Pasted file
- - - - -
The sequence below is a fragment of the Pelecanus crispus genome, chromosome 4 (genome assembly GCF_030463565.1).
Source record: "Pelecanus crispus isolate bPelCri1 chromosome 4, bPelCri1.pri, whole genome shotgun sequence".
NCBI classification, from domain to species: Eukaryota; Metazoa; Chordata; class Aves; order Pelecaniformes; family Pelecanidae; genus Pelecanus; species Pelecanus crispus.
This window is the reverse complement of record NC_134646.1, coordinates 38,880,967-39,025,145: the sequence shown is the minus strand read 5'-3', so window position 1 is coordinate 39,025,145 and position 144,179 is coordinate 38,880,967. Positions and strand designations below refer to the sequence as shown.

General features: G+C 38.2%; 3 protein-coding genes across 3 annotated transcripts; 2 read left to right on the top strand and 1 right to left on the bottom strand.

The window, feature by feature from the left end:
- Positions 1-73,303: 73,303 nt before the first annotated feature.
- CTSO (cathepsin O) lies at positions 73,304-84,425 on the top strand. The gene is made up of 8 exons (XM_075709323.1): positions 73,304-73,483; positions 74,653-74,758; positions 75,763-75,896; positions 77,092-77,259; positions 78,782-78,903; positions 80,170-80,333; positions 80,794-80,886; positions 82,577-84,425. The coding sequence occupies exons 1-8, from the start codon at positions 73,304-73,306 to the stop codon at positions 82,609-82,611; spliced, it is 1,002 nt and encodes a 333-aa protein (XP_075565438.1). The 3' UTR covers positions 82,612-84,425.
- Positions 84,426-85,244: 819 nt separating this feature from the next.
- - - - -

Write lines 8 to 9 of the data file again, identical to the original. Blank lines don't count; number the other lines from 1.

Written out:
- CTSO (cathepsin O) lies at positions 73,304-84,425 on the top strand. The gene is made up of 8 exons (XM_075709323.1): positions 73,304-73,483; positions 74,653-74,758; positions 75,763-75,896; positions 77,092-77,259; positions 78,782-78,903; positions 80,170-80,333; positions 80,794-80,886; positions 82,577-84,425. The coding sequence occupies exons 1-8, from the start codon at positions 73,304-73,306 to the stop codon at positions 82,609-82,611; spliced, it is 1,002 nt and encodes a 333-aa protein (XP_075565438.1). The 3' UTR covers positions 82,612-84,425.
- Positions 84,426-85,244: 819 nt separating this feature from the next.